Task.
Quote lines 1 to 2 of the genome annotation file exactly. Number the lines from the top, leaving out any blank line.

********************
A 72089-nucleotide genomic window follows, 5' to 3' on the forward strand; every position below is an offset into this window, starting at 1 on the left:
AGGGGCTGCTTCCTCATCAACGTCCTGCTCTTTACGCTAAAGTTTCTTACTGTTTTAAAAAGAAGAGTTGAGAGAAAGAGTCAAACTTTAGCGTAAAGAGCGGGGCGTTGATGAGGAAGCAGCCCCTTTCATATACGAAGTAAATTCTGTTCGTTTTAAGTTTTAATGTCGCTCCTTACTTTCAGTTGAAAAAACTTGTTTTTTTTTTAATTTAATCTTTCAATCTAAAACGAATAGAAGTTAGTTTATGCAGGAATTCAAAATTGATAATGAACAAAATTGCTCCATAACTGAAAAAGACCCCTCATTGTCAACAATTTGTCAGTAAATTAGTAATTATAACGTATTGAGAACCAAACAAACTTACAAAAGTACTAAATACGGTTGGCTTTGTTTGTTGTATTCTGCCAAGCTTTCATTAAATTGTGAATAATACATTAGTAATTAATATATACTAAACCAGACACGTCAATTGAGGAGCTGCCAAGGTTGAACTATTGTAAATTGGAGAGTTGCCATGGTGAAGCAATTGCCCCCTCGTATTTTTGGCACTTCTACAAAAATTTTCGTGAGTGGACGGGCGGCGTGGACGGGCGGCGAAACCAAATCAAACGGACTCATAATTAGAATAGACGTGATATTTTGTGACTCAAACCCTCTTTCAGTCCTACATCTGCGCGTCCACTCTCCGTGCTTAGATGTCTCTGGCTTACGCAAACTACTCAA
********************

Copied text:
A 72089-nucleotide genomic window follows, 5' to 3' on the forward strand; every position below is an offset into this window, starting at 1 on the left:
AGGGGCTGCTTCCTCATCAACGTCCTGCTCTTTACGCTAAAGTTTCTTACTGTTTTAAAAAGAAGAGTTGAGAGAAAGAGTCAAACTTTAGCGTAAAGAGCGGGGCGTTGATGAGGAAGCAGCCCCTTTCATATACGAAGTAAATTCTGTTCGTTTTAAGTTTTAATGTCGCTCCTTACTTTCAGTTGAAAAAACTTGTTTTTTTTTTAATTTAATCTTTCAATCTAAAACGAATAGAAGTTAGTTTATGCAGGAATTCAAAATTGATAATGAACAAAATTGCTCCATAACTGAAAAAGACCCCTCATTGTCAACAATTTGTCAGTAAATTAGTAATTATAACGTATTGAGAACCAAACAAACTTACAAAAGTACTAAATACGGTTGGCTTTGTTTGTTGTATTCTGCCAAGCTTTCATTAAATTGTGAATAATACATTAGTAATTAATATATACTAAACCAGACACGTCAATTGAGGAGCTGCCAAGGTTGAACTATTGTAAATTGGAGAGTTGCCATGGTGAAGCAATTGCCCCCTCGTATTTTTGGCACTTCTACAAAAATTTTCGTGAGTGGACGGGCGGCGTGGACGGGCGGCGAAACCAAATCAAACGGACTCATAATTAGAATAGACGTGATATTTTGTGACTCAAACCCTCTTTCAGTCCTACATCTGCGCGTCCACTCTCCGTGCTTAGATGTCTCTGGCTTACGCAAACTACTCAA